I am a bit confused by these two alternative watering techniques: “the maner of watering with a pumpe by troughes in the garden” and “the maner of watering with a pumpe in a tubbe” as Hyll is quite clear in the text that “water rotteth and killeth above ground.” So do we water from above or below? I generally do both: aiming for the roots when I start watering and then just lazily arching it from above when I get tired and lazy—especially if I am watering with wine-in-hand. So many tools we use now were used then—rakes, hoes, shovels, watering “pottes”: and he calls his tin watering devices “great Squirtes”! August was hot in those Elizabethan summers as well: and Hyll instructs his readers to get out there and water in whatever way they can.
Bad cocktail watering (?) and the garden in the morning.
There are several knot garden examples in The Gardener’s Labyrinth as well as mazes: Hyll had to appeal to the literary public, which was essentially a monied and aspirational one, and so his gardens had to have ornamental qualities as well as utilitarian ones. The knot or maze is a perfect and very literal example of man bending nature to his will, a key Renaissance preoccupation: man is at the center of everything. The perfectly-ordered gardens that appear in the backgrounds of English portraits from this era reflect very well on their individual subjects, as well as the society at large.
Knot & Maze designs from the Gardeners Labyrinth, 1577; Lord Edward Russell by George Perfect Harding, watercolor copy of a 1573 portrait after unknown artist, National Portrait Gallery; Isaac Oliver, a Young Man seated under a Tree, 1590-95, Royal Collection Trust; Lettice Newdigate, c. 1606, Private Collection: Arbury Hall, Warwickshire.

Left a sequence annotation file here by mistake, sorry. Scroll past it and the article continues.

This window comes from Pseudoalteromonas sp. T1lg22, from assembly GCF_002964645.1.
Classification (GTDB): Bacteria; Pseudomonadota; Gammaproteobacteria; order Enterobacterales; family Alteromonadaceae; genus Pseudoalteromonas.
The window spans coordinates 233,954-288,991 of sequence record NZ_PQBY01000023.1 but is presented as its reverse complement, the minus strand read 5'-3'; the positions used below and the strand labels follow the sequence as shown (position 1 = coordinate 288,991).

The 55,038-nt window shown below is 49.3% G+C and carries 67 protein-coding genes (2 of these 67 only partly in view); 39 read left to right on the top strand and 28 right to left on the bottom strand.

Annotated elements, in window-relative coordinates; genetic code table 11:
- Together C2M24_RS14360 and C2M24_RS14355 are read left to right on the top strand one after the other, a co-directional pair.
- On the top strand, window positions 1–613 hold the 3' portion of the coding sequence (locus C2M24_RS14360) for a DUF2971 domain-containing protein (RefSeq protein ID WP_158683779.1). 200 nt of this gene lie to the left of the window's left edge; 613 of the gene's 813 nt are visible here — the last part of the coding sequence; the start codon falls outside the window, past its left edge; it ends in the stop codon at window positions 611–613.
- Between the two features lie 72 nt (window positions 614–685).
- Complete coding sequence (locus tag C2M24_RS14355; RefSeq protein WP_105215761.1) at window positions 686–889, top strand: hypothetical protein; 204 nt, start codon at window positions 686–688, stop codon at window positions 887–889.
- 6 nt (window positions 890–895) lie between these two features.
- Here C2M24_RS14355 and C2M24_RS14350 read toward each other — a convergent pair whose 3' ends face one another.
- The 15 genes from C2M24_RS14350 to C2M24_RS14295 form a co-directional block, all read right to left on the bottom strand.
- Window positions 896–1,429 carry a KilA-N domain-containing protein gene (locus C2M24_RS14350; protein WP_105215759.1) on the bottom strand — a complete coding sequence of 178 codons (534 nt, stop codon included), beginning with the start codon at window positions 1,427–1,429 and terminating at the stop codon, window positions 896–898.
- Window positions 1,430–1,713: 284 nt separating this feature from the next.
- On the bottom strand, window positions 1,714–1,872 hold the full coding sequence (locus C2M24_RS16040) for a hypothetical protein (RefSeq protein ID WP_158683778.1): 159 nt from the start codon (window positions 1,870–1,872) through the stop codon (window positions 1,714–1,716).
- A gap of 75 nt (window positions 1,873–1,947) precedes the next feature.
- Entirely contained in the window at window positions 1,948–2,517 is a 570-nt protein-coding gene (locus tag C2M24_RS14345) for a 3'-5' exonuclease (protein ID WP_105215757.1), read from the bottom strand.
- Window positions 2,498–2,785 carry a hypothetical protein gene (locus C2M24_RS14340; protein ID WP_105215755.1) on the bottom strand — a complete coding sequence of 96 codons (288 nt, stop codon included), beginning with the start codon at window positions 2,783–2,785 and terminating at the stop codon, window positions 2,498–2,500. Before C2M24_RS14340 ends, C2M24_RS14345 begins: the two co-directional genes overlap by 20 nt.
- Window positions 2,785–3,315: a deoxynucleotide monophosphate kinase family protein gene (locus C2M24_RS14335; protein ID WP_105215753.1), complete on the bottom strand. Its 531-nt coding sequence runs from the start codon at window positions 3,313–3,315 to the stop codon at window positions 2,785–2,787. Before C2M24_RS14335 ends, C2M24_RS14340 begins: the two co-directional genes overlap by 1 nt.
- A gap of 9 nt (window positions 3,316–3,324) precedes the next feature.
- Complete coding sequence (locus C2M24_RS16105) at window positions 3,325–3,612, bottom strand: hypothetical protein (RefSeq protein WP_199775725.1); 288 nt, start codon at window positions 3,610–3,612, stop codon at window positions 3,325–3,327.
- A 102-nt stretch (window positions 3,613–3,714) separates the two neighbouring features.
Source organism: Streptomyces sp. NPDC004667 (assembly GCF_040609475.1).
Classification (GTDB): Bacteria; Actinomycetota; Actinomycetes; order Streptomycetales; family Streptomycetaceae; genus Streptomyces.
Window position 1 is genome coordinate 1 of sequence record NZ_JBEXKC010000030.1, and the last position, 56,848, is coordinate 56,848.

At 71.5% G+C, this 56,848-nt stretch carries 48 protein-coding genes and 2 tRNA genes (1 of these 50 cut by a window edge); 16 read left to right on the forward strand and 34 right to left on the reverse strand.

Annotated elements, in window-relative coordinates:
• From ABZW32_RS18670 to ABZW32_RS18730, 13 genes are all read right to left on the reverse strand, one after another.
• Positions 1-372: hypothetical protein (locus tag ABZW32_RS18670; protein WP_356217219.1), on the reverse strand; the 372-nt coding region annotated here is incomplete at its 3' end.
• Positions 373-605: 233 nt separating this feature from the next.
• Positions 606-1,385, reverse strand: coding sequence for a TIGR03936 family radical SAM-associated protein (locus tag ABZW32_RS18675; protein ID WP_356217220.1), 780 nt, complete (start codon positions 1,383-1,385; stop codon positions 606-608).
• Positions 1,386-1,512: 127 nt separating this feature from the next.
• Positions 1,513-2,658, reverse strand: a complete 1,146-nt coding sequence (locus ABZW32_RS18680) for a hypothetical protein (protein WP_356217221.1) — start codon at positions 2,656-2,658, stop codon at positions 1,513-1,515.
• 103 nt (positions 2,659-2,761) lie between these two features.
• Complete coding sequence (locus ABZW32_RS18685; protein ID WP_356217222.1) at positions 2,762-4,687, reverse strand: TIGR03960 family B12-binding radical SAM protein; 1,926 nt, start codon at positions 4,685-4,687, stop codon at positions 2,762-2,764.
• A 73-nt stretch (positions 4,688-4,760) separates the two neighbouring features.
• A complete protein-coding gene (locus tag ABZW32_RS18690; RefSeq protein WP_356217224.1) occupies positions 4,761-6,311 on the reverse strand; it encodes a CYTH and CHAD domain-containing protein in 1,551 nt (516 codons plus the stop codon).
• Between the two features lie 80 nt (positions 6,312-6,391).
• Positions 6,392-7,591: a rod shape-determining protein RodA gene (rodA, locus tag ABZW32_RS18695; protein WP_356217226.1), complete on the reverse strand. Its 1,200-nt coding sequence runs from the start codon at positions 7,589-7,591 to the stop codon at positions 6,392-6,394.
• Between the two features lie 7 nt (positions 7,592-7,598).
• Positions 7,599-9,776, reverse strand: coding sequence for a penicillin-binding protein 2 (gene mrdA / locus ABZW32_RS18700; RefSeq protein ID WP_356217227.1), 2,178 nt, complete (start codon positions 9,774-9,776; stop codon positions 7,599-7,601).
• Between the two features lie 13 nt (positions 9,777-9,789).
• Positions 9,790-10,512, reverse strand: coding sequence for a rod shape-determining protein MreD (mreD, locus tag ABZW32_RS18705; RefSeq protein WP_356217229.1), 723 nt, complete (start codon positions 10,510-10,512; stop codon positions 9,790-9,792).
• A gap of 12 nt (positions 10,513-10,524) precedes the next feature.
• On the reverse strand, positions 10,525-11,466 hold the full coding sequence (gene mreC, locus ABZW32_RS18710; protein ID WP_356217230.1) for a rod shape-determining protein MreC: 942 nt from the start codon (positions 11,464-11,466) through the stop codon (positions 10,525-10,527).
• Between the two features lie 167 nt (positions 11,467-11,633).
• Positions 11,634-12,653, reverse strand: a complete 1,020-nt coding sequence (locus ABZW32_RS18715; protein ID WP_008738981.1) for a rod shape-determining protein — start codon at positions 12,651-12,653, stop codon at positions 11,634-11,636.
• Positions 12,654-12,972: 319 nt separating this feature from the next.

I was reading and writing about the 1563 plague in London—very deadly and very overshadowed by later Tudor and Stuart plagues—when I had to take a break for ice cream in the midst of a stifling afternoon. The break went on a bit longer than expected because I became diverted into the history of ice cream: I just opened up an old cookbook I had for a moment (really!) but the recipe looked similar to some that I had seen in the seventeenth-century cookbooks that I am going to be writing about later in this chapter that I’m working on so I indulged myself for a bit longer in the name of “research”……and before you I knew it I had abandoned early modern England and was looking into the history of ice cream in Salem. From the plague to ice cream in a half hour: the balance of book and blog will not work well if I continue to be so indulgent (but it was hot).